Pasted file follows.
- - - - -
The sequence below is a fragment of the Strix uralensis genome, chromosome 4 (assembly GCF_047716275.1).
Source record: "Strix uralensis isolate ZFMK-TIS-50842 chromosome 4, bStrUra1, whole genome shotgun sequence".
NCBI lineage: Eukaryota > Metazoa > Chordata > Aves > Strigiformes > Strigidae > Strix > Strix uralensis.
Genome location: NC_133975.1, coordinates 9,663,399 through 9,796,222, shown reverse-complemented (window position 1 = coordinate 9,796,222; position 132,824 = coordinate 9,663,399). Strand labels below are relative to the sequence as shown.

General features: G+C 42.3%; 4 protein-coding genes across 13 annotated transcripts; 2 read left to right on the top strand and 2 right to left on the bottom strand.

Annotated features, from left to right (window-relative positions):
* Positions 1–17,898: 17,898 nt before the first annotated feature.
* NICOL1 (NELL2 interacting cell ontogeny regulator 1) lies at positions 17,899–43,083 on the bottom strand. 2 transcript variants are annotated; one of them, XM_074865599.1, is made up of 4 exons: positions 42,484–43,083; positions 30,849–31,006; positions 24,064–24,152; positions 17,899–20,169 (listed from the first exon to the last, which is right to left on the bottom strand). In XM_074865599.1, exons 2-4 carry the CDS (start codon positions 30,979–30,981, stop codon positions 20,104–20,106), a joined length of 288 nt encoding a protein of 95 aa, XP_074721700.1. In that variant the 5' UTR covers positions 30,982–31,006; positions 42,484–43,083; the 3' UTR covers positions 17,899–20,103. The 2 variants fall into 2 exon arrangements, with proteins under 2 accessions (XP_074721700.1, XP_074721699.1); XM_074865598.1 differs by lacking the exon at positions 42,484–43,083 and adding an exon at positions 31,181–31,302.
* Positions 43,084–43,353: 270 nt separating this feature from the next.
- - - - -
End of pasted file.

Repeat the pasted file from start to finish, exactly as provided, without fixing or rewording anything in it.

The sequence below is a fragment of the Strix uralensis genome, chromosome 4 (assembly GCF_047716275.1).
Source record: "Strix uralensis isolate ZFMK-TIS-50842 chromosome 4, bStrUra1, whole genome shotgun sequence".
NCBI lineage: Eukaryota > Metazoa > Chordata > Aves > Strigiformes > Strigidae > Strix > Strix uralensis.
Genome location: NC_133975.1, coordinates 9,663,399 through 9,796,222, shown reverse-complemented (window position 1 = coordinate 9,796,222; position 132,824 = coordinate 9,663,399). Strand labels below are relative to the sequence as shown.

General features: G+C 42.3%; 4 protein-coding genes across 13 annotated transcripts; 2 read left to right on the top strand and 2 right to left on the bottom strand.

Annotated features, from left to right (window-relative positions):
* Positions 1–17,898: 17,898 nt before the first annotated feature.
* NICOL1 (NELL2 interacting cell ontogeny regulator 1) lies at positions 17,899–43,083 on the bottom strand. 2 transcript variants are annotated; one of them, XM_074865599.1, is made up of 4 exons: positions 42,484–43,083; positions 30,849–31,006; positions 24,064–24,152; positions 17,899–20,169 (listed from the first exon to the last, which is right to left on the bottom strand). In XM_074865599.1, exons 2-4 carry the CDS (start codon positions 30,979–30,981, stop codon positions 20,104–20,106), a joined length of 288 nt encoding a protein of 95 aa, XP_074721700.1. In that variant the 5' UTR covers positions 30,982–31,006; positions 42,484–43,083; the 3' UTR covers positions 17,899–20,103. The 2 variants fall into 2 exon arrangements, with proteins under 2 accessions (XP_074721700.1, XP_074721699.1); XM_074865598.1 differs by lacking the exon at positions 42,484–43,083 and adding an exon at positions 31,181–31,302.
* Positions 43,084–43,353: 270 nt separating this feature from the next.